Dear Dr. Don,

I am currently banking with a local bank. I am certain the Federal Deposit Insurance Corp. will take over that bank very soon. I have $200,000 in a personal account held jointly with my wife, as well as two business accounts for a limited liability company that have about $60,000 in each account.

Should I take out that money from the bank or leave it until the FDIC takes over bank? Can you explain how business accounts are protected by the FDIC?

— Perry Pecuniary

Dear Perry,

The FDIC has temporarily increased its deposit limits to $250,000 per depositor through 2013, as described on the “Your Insured Deposit” page on its Web site and presented below:

The standard insurance amount of $250,000 per depositor is in effect through Dec. 31, 2013. On Jan. 1, 2014, the standard insurance amount will return to $100,000 per depositor for all account categories except IRAs and other certain retirement accounts, which will remain at $250,000 per depositor.

A joint account has multiple depositors, and insurance limits are per depositor. For your LLC accounts, corporations, partnerships and unincorporated associations — including for-profit and not-for-profit organizations — are insured under one ownership category. You can calculate the insurance coverage for all your accounts using the FDIC’s online Electronic Deposit Insurance Estimator.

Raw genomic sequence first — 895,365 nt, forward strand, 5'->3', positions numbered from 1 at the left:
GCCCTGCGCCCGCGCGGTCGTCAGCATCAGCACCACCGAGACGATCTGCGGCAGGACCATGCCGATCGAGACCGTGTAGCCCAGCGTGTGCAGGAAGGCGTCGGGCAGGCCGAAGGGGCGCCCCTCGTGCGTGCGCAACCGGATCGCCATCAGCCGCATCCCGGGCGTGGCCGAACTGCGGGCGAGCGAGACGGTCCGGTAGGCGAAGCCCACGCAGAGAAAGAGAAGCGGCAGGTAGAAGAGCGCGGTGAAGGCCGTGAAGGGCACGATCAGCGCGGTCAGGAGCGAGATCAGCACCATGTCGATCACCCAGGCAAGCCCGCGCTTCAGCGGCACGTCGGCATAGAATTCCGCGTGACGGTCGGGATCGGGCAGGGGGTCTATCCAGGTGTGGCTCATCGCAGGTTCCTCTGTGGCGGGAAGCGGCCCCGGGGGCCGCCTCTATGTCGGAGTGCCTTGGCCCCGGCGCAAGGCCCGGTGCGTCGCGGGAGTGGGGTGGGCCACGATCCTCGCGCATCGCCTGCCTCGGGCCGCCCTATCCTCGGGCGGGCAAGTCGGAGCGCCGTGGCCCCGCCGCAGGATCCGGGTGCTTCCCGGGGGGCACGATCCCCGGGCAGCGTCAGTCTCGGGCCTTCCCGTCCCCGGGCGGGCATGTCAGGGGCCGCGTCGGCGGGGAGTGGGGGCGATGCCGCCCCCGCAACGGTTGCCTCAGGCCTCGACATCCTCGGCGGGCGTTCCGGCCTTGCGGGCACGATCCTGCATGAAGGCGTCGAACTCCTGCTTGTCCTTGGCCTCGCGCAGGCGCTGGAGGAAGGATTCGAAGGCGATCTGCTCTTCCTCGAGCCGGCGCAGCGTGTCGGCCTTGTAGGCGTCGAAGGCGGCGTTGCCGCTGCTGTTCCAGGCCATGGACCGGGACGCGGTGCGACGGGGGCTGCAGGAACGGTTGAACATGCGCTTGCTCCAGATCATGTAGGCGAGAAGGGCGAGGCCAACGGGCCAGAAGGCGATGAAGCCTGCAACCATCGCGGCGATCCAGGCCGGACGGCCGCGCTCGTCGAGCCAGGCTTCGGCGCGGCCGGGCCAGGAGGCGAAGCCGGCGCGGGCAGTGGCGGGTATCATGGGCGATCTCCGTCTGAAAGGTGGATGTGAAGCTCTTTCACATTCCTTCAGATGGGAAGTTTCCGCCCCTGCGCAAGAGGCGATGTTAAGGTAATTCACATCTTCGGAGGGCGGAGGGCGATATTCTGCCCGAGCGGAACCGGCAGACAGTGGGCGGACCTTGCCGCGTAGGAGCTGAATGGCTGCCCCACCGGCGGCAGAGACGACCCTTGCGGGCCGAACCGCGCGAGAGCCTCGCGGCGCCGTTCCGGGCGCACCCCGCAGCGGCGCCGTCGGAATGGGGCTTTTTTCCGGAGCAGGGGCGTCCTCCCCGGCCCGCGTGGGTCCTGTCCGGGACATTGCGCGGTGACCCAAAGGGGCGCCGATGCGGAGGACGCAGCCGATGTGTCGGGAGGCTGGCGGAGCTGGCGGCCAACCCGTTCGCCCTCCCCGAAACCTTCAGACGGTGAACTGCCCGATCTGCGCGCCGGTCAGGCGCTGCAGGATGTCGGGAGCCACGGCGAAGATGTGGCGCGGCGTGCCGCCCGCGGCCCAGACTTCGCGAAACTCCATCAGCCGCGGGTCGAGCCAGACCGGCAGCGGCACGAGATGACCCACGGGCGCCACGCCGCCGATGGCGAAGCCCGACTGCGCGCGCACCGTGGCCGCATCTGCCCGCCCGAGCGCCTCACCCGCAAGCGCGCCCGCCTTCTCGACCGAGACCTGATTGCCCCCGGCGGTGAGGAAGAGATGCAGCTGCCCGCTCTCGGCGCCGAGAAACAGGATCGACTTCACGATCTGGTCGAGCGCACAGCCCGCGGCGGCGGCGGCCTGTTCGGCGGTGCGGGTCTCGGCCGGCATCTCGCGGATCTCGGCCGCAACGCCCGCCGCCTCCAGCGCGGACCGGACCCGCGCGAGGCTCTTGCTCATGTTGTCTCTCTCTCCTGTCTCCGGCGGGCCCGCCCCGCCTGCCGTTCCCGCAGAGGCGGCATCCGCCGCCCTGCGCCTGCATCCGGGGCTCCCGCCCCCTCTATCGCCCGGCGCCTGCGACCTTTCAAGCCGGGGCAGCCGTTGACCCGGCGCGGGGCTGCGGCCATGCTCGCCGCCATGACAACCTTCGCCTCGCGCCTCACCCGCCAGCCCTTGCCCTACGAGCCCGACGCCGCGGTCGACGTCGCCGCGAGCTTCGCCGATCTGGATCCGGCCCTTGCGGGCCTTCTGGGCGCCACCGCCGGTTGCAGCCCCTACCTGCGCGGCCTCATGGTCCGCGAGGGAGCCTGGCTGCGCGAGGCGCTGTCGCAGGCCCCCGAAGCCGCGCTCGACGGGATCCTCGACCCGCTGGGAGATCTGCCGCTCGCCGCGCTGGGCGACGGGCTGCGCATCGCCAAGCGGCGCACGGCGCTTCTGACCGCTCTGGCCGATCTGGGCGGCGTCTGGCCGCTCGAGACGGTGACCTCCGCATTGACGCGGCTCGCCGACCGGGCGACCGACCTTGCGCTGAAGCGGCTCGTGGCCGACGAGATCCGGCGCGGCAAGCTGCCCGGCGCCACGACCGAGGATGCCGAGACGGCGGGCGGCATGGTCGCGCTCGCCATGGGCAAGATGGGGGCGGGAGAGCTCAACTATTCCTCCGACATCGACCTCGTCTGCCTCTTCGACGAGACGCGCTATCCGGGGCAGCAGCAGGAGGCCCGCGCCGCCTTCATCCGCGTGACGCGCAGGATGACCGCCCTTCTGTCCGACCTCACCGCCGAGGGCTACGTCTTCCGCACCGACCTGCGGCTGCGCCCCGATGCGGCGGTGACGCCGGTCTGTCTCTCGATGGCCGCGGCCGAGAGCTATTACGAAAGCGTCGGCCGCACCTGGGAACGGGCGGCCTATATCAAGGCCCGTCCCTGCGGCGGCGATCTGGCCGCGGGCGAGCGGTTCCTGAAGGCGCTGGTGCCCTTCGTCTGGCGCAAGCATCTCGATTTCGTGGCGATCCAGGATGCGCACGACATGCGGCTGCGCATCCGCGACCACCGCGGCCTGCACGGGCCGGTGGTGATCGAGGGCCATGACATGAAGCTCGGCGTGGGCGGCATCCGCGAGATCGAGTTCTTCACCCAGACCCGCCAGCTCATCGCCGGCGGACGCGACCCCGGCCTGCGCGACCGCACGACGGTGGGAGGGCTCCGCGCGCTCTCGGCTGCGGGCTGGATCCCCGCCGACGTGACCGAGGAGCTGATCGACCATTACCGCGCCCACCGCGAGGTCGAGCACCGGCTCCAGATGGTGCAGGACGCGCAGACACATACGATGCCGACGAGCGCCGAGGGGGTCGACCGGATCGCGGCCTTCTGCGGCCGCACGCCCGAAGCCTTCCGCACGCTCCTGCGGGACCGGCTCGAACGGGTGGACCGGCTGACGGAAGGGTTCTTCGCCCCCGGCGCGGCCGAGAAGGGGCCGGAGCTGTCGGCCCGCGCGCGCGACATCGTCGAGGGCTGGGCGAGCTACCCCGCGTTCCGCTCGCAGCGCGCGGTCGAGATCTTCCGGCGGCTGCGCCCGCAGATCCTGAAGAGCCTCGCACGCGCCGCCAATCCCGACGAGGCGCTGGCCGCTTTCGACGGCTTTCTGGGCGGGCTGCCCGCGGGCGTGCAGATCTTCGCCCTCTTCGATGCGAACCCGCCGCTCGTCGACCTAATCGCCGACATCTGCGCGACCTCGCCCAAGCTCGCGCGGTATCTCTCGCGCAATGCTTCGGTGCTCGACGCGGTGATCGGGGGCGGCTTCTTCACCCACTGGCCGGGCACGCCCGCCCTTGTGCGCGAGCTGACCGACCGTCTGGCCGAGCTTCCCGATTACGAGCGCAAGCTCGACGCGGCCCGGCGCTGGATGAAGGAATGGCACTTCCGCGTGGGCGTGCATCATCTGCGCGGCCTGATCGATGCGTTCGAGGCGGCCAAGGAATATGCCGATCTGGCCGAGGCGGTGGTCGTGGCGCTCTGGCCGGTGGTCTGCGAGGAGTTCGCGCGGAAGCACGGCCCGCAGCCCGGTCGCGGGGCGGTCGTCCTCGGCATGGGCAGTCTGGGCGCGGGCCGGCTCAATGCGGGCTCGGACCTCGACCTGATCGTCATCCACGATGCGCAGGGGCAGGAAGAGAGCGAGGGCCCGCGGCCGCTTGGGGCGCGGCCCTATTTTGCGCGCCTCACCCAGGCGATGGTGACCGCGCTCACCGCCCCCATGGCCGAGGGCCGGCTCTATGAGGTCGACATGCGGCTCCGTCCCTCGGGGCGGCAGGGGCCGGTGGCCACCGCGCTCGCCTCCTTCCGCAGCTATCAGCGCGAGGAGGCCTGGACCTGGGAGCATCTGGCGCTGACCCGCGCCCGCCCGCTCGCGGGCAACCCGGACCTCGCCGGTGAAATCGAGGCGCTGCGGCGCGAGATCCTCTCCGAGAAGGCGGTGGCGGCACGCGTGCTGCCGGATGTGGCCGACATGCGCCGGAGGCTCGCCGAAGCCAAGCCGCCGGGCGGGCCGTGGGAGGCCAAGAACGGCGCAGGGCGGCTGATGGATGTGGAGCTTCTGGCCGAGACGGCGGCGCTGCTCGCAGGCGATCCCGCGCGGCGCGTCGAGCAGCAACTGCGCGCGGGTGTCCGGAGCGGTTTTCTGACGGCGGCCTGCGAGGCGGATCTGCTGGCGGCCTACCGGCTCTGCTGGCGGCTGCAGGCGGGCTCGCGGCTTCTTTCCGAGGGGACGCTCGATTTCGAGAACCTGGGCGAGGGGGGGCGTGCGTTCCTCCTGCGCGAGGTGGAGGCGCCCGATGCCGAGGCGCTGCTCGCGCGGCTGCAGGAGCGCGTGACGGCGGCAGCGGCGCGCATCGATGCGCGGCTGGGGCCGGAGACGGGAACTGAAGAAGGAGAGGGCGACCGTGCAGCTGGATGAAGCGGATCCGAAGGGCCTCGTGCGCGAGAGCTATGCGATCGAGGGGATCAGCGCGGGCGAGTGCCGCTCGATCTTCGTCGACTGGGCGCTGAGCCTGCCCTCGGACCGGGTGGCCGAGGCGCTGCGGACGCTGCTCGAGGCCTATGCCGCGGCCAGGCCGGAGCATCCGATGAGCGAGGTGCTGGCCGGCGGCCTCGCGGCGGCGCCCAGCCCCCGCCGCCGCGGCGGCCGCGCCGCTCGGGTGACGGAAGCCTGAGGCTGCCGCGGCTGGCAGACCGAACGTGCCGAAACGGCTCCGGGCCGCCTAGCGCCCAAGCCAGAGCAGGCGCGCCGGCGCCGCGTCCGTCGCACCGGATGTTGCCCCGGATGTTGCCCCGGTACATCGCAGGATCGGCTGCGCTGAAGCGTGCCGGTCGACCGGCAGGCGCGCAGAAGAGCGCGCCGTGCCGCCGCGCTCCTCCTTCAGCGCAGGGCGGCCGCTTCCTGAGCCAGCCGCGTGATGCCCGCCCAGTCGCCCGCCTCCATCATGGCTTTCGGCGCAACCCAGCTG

Transaction accounts at participating institutions have unlimited coverage through June 30, 2010, also described on the FDIC site:

The FDIC’s temporary Transaction Account Guarantee Program provides depositors with unlimited coverage for noninterest-bearing transaction accounts at participating FDIC-insured institutions. Noninterest-bearing checking accounts include Demand Deposit Accounts (DDAs) and any transaction account that has unlimited withdrawals and that cannot earn interest. Also included are low-interest NOW accounts (NOW accounts that cannot earn more than 0.5% interest) and IOLTA accounts. This unlimited insurance coverage is temporary and will remain in effect through June 30, 2010.

If your deposits are all insured, the primary concern in keeping the money in the troubled bank is a liquidity crunch if your bank fails. The FDIC does a remarkable job in minimizing this problem when a bank fails, typically closing a bank on a Friday and reopening the bank the following Monday. Here’s how it describes the process on its FAQ page.

How long does the FDIC take to pay insurance on deposits after an insured bank fails?

Federal law requires the FDIC to make payment as soon as possible. Historically, the FDIC pays insurance within a few days after a bank closing either by establishing an account at another insured bank or by providing a check. Deposits purchased through a broker may take longer to be paid because the FDIC may need to obtain the broker’s records to determine insurance coverage.

If you’re worried about short-term liquidity for your personal or business accounts, you have reason enough to move some funds.

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